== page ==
Notes to Catullus, Carmina 27

minister, -ri m.
attendant, servant; in apposition to puer (= slave).

vetulus, -a, -um
good old, ageing. The diminutive form is affectionate, age being a benefit for wine. Note the central placement of the opposites vetuli and puer and the interlocking word order.

Falernus, -a, -um
Falernian. Understand vini. Since Falernian wine (northern Campania) was considered the leading Italian wine, it is a mark of the host's wealth. Scan the line, noting the assonance (repetition of syllables), ictus and rhyme in minister, puer, and Falerni, continued by inger in the next line.

ingero, ingerere, ingessi, ingestum
pour out (generously), carry in. Inger is an unusual form of the imperative, patterned after fer (but perhaps the slurring speech of one already drunk).

calix, -icis m.
wine cup, drinking cup.

amarior, -ius (comparative of amarus)
more bitter, more pungent, drier, more tart. In regard to wine, amarior can mean either a drier vintage or, probably here, that the wine was less diluted. The usual proportion of water to wine is debated, but in antiquity a mixture containing more water than wine was customary.

lex, legis f.
law, statute, rule, regulation, decree.

Postumia, -ae f.
Postumia, a daughter of the gens Postumia. Catullus' audience would not have missed the sly allusion to the brutal imperia Postumiana, the legendary orders of A. Postumius Tubertus (dictator 431 BCE) by which his son was executed for engaging the enemy successfully in battle in anticipation of the command (see Livy Ab Urbe Condita 4.29.5).

magistra, -ae f.
mistress. Supply the word bibendi for the complete title of the person (almost exclusively male in our sources) elected (by vote or lot) to direct the drinking at ancient parties (Greek symposiarchos). The magister bibendi prescribed the type and strength of wine to be consumed as well as the number and content of the toasts. Catullus's Postumia is a most unconventional matrona.

ebriosus, -a, -um
drunken, addicted to drink.

acinum, -i n.
grape, berry; acino is ablative of comparison after ebriosioris.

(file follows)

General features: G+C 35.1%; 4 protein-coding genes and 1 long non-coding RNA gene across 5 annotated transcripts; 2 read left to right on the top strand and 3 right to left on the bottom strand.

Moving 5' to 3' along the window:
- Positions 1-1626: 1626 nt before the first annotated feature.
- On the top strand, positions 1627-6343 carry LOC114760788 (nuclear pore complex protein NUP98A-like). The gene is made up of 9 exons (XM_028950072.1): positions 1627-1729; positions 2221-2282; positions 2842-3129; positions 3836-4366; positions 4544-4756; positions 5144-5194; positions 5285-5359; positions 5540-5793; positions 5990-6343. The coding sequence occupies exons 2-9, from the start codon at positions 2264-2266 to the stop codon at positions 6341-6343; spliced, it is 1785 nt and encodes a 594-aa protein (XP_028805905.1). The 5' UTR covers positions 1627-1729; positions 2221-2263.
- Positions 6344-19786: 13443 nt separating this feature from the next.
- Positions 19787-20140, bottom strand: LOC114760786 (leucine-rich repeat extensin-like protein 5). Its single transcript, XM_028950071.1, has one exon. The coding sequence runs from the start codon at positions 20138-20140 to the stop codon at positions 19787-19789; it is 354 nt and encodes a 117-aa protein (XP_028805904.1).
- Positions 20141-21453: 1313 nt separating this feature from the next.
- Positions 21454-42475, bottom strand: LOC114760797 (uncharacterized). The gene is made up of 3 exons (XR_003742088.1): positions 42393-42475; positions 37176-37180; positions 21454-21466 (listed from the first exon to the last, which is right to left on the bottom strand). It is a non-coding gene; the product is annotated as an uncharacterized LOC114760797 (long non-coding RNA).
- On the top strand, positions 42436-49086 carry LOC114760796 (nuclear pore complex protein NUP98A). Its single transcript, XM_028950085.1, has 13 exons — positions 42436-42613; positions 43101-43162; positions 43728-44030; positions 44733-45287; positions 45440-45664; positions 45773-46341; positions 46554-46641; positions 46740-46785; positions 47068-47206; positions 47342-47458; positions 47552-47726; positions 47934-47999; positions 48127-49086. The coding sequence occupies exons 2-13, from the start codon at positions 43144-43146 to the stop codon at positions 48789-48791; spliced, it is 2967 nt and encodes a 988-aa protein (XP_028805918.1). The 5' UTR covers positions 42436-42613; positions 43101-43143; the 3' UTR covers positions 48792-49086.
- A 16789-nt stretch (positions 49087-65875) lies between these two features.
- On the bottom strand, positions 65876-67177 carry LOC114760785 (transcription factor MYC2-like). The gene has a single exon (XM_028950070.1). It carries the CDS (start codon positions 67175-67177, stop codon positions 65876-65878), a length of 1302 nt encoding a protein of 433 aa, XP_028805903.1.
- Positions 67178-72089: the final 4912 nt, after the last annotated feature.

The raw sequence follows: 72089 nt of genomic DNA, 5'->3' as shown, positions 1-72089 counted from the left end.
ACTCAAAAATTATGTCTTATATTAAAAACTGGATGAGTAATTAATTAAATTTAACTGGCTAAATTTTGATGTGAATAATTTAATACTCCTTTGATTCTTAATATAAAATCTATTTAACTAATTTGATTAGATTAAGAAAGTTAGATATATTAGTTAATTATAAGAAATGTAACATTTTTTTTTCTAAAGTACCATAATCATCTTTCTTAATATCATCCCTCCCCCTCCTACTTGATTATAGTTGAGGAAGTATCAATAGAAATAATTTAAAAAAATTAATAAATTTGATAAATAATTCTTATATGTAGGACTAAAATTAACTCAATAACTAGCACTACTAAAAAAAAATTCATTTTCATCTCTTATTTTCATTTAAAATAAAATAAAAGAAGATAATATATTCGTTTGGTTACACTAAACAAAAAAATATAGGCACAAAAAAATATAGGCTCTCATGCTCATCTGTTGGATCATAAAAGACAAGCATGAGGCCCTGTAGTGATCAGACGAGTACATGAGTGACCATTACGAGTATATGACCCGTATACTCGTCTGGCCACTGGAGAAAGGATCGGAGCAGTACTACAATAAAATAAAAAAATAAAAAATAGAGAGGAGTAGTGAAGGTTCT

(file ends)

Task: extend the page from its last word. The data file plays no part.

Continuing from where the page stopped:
ebriosior, -ius (comparative of ebrius)
drunker; ebriosioris agrees with magistrae. A poetically clever line, it contains two difficult elisions (perhaps in imitation of drunken slurred speech), sound painting (o's), and chiastic word order (magistrae / ebrioso acino ebriosioris).

quo, adverb
where, to which (place).

lubet = libet (impersonal)
it pleases, it is pleasing.

hinc, adverb
from here, hence.

abeo, abire, abii, abitum
go away, depart.

lympha, -ae
water. The plural lymphae, in apposition with vos, means water of all kinds. Rhyme and word placement link lines 5 and line 3: obeying the lex Postumiae, Catullus banishes the personified water from the party.

pernicies, -ei f.
destruction, ruin.

severus, -a, -um
strict, stern, severe, austere. Here a substantive; these are the sober people who mix water with their wine. Note the interwoven sounds in vini pernicies, et ad severos (repetition of -i, -er, -es), which echo lines 1 and 2.

migro (1)
change residence, move.

hic, adverb
here, herein. The sound of hic imitates the hiccup of the intoxicated.

merus, -a, -um
pure, undiluted.

Thyonianus, -i m.
Dionysus; his name here is an arcane adjective formed from an alternate name for his mother Semele (Thyone). The god of wine stands for the pressed grape, vinum.

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